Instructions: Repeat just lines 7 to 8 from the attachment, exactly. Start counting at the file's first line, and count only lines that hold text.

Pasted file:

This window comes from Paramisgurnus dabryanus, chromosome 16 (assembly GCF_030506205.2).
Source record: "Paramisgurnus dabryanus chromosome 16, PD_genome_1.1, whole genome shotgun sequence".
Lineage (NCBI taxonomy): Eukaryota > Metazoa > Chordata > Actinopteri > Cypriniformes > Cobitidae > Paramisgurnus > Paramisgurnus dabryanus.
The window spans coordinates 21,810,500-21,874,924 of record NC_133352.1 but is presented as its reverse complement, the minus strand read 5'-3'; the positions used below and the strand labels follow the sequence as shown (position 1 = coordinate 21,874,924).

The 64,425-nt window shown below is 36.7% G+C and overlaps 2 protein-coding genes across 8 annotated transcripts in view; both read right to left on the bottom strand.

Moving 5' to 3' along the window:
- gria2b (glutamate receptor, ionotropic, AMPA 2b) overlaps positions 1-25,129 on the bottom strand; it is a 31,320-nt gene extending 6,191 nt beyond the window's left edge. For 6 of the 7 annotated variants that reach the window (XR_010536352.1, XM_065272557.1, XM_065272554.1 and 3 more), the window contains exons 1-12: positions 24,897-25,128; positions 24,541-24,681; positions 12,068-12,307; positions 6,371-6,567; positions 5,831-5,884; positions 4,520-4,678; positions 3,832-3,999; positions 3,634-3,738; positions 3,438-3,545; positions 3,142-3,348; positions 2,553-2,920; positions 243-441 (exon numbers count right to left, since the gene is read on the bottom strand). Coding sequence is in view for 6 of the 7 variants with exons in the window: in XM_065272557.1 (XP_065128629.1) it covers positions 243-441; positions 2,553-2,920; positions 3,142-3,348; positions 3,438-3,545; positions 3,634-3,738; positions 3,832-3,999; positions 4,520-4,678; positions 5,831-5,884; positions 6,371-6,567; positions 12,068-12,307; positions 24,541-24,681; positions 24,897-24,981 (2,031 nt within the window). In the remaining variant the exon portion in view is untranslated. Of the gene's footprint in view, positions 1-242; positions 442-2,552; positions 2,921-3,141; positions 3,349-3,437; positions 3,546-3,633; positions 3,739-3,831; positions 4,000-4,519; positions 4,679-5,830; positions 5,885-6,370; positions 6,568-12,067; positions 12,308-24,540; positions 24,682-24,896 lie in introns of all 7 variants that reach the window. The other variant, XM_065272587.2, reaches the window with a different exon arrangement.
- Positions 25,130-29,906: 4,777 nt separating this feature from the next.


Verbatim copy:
- gria2b (glutamate receptor, ionotropic, AMPA 2b) overlaps positions 1-25,129 on the bottom strand; it is a 31,320-nt gene extending 6,191 nt beyond the window's left edge. For 6 of the 7 annotated variants that reach the window (XR_010536352.1, XM_065272557.1, XM_065272554.1 and 3 more), the window contains exons 1-12: positions 24,897-25,128; positions 24,541-24,681; positions 12,068-12,307; positions 6,371-6,567; positions 5,831-5,884; positions 4,520-4,678; positions 3,832-3,999; positions 3,634-3,738; positions 3,438-3,545; positions 3,142-3,348; positions 2,553-2,920; positions 243-441 (exon numbers count right to left, since the gene is read on the bottom strand). Coding sequence is in view for 6 of the 7 variants with exons in the window: in XM_065272557.1 (XP_065128629.1) it covers positions 243-441; positions 2,553-2,920; positions 3,142-3,348; positions 3,438-3,545; positions 3,634-3,738; positions 3,832-3,999; positions 4,520-4,678; positions 5,831-5,884; positions 6,371-6,567; positions 12,068-12,307; positions 24,541-24,681; positions 24,897-24,981 (2,031 nt within the window). In the remaining variant the exon portion in view is untranslated. Of the gene's footprint in view, positions 1-242; positions 442-2,552; positions 2,921-3,141; positions 3,349-3,437; positions 3,546-3,633; positions 3,739-3,831; positions 4,000-4,519; positions 4,679-5,830; positions 5,885-6,370; positions 6,568-12,067; positions 12,308-24,540; positions 24,682-24,896 lie in introns of all 7 variants that reach the window. The other variant, XM_065272587.2, reaches the window with a different exon arrangement.
- Positions 25,130-29,906: 4,777 nt separating this feature from the next.